When I first heard that song (and wept) I was just 20-something living in St. Paul, Minnesota, and my best friend was Marcy. I imagined the two of us as crones in voile dresses with wispy hair staring down the specter of 70. And here we are, lookin' at it.  Marcy lives not far away, although I rarely see her, but I remember and value the intensity of our youthful alliance. I dare say that neither one of us considers ourselves "old." Marcy has developed an incredibly creative life and business, and I can't imagine that she's obsessing about old age. Or is she?

When you enter into a friendship, you never know where it will lead or how long it will last. PK and I have lived for nearly four decades in the same spot (except for 4 years when we  defected to a nearby town to spare our youngest kid the local high school.) Anyway, we've been rooted in rural Southern Oregon since 1973. We didn't mean to stay, and were, in fact, planning an adventure to South America, but baby Quinn! came along, then jobs and entanglements, then baby Chris! and lo, 38 years passed. Thirty-eight years.

When you're young, you have no idea how this can happen, and probably don't believe it will. But it does, in an appalling flash, and the days and months and years form a dark distant cloud to which you have limited access. You look into the mirror, into your photo archives, and the faces of your adult children and say, What?! 

Except, of course, if you have had the same friends for nearly 40 years, and maybe even a few going back to high school, and you can sit around like old-timers and rehash the shared memories of when you were young, your kids were small, or maybe before you had them, or when you did this or that river trip or camping excursion, or when you shared meals and games and adventures that helped to shape the kids into who they are today. And also you into who you are today—we're all still works in progress.

Our now-adult children are amazing, of course. Even kids who have struggled share rich common experiences that helped to lift them into adulthood. I recognize that PK and I and our two sons have been incredibly fortunate to have long-term family friendships and live on the edge of so much accessible wilderness and a piece of land that has fed and sustained us through many seasons.

But there's more to old friendships than reveling in those great times. There's the going forward together, whether we want to or not, and honoring in one another the inevitability of gray hair and wrinkles and, dare I say it? physical decline and maybe even cognitive lapses.
 Old friends, memory brushes the same years, silently sharing the same fears.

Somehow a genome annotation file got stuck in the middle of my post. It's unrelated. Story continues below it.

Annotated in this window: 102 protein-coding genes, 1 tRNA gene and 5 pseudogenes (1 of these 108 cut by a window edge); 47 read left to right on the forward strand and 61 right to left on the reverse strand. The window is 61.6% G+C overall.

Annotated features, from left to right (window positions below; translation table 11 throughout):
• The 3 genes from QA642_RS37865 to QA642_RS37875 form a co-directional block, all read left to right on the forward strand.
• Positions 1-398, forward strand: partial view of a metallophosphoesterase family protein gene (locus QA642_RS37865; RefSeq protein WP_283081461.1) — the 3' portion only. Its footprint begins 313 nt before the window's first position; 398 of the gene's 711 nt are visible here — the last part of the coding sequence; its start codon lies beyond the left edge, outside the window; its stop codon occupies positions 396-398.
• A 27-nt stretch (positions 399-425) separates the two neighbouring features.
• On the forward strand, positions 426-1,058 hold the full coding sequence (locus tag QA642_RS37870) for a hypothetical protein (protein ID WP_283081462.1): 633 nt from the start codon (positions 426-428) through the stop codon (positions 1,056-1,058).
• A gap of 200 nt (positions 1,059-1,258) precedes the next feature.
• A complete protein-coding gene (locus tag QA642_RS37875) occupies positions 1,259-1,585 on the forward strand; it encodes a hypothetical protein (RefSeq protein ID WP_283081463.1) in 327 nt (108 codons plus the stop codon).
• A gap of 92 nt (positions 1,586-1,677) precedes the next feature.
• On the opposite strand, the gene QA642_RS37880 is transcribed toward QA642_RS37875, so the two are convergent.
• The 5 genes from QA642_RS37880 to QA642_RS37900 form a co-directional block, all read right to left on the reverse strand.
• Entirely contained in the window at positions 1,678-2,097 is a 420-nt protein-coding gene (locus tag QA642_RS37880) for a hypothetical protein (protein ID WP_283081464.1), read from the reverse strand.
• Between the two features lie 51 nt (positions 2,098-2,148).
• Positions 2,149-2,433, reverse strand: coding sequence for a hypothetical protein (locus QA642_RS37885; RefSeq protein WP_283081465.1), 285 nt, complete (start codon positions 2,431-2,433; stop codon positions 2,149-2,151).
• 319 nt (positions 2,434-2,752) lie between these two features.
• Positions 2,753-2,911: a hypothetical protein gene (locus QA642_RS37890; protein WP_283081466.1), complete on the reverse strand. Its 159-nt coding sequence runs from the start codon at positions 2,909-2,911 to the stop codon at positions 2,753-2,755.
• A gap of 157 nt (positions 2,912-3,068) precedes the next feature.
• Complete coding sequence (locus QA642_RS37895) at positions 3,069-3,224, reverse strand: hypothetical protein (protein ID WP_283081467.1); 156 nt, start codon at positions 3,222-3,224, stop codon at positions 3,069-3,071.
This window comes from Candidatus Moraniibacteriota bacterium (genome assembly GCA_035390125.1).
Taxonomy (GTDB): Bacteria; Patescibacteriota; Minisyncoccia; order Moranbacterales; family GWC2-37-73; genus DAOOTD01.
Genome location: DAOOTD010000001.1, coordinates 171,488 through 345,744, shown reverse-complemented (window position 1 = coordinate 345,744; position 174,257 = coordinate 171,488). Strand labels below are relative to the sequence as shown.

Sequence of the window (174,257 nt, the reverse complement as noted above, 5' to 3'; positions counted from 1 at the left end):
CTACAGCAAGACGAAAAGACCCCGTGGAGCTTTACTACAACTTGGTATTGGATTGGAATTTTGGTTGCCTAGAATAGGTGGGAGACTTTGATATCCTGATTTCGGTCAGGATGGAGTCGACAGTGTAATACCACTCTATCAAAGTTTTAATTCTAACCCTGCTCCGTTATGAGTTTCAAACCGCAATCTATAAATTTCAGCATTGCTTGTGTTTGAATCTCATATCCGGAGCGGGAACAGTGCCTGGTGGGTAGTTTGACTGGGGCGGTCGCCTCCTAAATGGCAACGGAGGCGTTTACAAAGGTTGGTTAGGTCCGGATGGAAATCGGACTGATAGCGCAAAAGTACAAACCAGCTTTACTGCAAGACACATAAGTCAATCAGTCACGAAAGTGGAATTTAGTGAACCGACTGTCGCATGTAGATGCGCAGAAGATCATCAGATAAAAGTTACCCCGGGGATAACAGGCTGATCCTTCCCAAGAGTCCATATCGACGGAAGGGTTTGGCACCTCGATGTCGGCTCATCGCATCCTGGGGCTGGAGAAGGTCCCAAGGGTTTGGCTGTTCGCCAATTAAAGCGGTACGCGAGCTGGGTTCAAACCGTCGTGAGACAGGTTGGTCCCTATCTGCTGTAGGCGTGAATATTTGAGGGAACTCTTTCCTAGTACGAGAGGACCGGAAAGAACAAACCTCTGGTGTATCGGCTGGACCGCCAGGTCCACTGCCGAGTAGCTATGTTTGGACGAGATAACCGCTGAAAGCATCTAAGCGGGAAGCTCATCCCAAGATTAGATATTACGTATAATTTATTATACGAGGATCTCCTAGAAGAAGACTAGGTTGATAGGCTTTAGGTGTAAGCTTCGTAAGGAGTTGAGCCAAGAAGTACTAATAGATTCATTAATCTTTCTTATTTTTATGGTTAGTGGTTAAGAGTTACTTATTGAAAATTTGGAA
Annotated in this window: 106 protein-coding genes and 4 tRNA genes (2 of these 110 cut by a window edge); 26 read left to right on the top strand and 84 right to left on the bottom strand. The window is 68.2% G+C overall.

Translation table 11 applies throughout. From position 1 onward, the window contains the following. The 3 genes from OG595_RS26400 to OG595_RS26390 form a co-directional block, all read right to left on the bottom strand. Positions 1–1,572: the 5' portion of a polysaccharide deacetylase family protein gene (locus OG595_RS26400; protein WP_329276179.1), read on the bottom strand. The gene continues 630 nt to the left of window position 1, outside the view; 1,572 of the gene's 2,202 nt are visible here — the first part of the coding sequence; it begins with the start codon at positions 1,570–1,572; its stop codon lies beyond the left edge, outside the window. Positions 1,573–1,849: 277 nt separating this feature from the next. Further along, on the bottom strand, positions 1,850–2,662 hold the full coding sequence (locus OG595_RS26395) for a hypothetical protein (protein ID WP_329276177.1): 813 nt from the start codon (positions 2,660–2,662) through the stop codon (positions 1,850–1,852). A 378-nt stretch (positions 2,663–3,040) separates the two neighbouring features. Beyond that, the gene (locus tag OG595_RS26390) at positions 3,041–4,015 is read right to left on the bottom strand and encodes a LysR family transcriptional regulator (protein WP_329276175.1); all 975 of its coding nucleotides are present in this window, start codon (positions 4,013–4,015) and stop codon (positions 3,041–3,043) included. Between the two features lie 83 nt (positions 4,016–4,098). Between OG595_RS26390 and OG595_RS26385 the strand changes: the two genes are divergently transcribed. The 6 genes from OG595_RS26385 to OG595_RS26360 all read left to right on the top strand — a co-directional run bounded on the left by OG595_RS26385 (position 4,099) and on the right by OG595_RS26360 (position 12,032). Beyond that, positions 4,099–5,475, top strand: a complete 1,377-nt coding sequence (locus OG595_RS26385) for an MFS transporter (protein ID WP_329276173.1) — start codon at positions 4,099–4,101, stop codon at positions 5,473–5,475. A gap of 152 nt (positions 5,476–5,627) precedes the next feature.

There's the continued joy in sharing with one another our adult children's lives and the sweetness of grandchildren, as well as the maturation of our friendships. Same goes for our childless friends. We're all sharing now the transition from middle age to seniorhood, and for me, frankly,  it sucks.
I'm adjusting to this inevitability with my old friends. We're all in various stages of denial and acceptance, and riding our bikes, walking our butts, and doing yoga like crazy. We'll stave this off, right?!

I never thought I'd be here, climbing the hill to 70. Or is that descending the hill? Of course it is descending. I need to stop kidding myself. At age 66, I have lived more than half of my life.

Spending quality time now with my almost-96-year-old mother reveals how it is to be really old. All her "old' friends have died, or have been left behind as she's moved from independent to assisted living over three states during the past decade. Her dearest friend, my father Floyd, died in 2006 at age 93. She has no deep ties to anyone but family, but she has new friends, a handful of wonderful people who do what they can to enhance their own lives and hers. New friends are good!

But there's no replacing old ones. For at least 20 years, PK and I, along with some others, have kicked around the idea of establishing the Purple Sage retirement home, where we could live commune-style, take charge of our aging selves, and kick some butt. Despite lively conversations, we have yet to make a move. It's too complex, and besides, we're not there yet. It seems unlikely the Purple Haze will ever happen. For now, my friends, let's stay connected, hold hands into the future, and ski our withering flanks off this winter.

Sunday, November 13, 2011

Gardening in November? It's the leeks.

Leeks in November. They were completely ignored for three years. PK thought they might be goners. But no.
Mucking around in the dirt a couple days ago, after the rest of the garden had been yanked up and spread  into the field to melt down, I decided to dig up a clump of leeks, just to see what they look like. Several years ago, a gardening pal gave us clots of leeks, which we stuck into the ground and ignored. I noticed this summer that they had gorgeous white flowers and made a note to check out the action below the soil.
A clump of leek bulbs striving to reproduce.
Here's what I found about a foot down. Numerous leek bulbs, all the way from small onion-sized to thimble-sized, full of vigor and sprouting. Not at all expired! I broke up this clump and saved the largest bulbs for cooking.
Leek bulbs seem a lot like shallots. They're very delicate and best eaten cooked rather than raw.
To the right, a couple of jalapenos and tomatoes All went into a chicken soup.
 The smaller bulbs I gave away at my yoga class, along with advice that they could be planted now in the deep trenches advised by gardening gurus. Truthfully, I haven't found any info about planting leek bulbs, just info for sowing seeds or baby leeks. But why wouldn't leek bulbs work? I plan to dig up another clump and establish a real leek bed, trenches and all, before the rains begin. That means I need to hurry. Wet weather will arrive any day now. I'll have to wait til spring to see the results, but waiting and patience is what gardening is all about, especially in November.